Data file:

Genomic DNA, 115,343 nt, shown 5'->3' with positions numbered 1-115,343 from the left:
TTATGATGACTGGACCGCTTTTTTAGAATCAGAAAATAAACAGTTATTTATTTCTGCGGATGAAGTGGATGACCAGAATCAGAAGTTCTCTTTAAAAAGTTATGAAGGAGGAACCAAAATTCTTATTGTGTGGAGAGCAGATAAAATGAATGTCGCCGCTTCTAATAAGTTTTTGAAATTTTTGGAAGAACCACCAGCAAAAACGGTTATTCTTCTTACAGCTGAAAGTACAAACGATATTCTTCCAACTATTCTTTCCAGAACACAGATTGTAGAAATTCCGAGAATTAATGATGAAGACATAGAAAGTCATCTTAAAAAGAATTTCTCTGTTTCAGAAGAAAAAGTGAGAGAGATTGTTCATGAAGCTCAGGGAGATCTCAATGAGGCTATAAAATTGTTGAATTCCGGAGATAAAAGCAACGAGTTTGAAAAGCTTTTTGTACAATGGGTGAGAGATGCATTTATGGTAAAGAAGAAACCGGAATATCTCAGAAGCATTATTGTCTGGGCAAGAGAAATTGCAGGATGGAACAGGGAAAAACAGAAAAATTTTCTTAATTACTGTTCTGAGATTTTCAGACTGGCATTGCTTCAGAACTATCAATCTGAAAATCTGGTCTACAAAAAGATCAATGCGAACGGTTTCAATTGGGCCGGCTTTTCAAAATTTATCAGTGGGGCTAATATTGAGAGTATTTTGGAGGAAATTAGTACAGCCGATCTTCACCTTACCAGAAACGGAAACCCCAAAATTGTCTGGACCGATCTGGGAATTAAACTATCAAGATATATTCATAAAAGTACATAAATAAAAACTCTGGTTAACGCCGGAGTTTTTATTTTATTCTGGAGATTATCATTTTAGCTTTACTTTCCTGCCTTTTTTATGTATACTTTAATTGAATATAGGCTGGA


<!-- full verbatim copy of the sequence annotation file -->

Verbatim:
Genomic DNA, 115,343 nt, shown 5'->3' with positions numbered 1-115,343 from the left:
TTATGATGACTGGACCGCTTTTTTAGAATCAGAAAATAAACAGTTATTTATTTCTGCGGATGAAGTGGATGACCAGAATCAGAAGTTCTCTTTAAAAAGTTATGAAGGAGGAACCAAAATTCTTATTGTGTGGAGAGCAGATAAAATGAATGTCGCCGCTTCTAATAAGTTTTTGAAATTTTTGGAAGAACCACCAGCAAAAACGGTTATTCTTCTTACAGCTGAAAGTACAAACGATATTCTTCCAACTATTCTTTCCAGAACACAGATTGTAGAAATTCCGAGAATTAATGATGAAGACATAGAAAGTCATCTTAAAAAGAATTTCTCTGTTTCAGAAGAAAAAGTGAGAGAGATTGTTCATGAAGCTCAGGGAGATCTCAATGAGGCTATAAAATTGTTGAATTCCGGAGATAAAAGCAACGAGTTTGAAAAGCTTTTTGTACAATGGGTGAGAGATGCATTTATGGTAAAGAAGAAACCGGAATATCTCAGAAGCATTATTGTCTGGGCAAGAGAAATTGCAGGATGGAACAGGGAAAAACAGAAAAATTTTCTTAATTACTGTTCTGAGATTTTCAGACTGGCATTGCTTCAGAACTATCAATCTGAAAATCTGGTCTACAAAAAGATCAATGCGAACGGTTTCAATTGGGCCGGCTTTTCAAAATTTATCAGTGGGGCTAATATTGAGAGTATTTTGGAGGAAATTAGTACAGCCGATCTTCACCTTACCAGAAACGGAAACCCCAAAATTGTCTGGACCGATCTGGGAATTAAACTATCAAGATATATTCATAAAAGTACATAAATAAAAACTCTGGTTAACGCCGGAGTTTTTATTTTATTCTGGAGATTATCATTTTAGCTTTACTTTCCTGCCTTTTTTATGTATACTTTAATTGAATATAGGCTGGA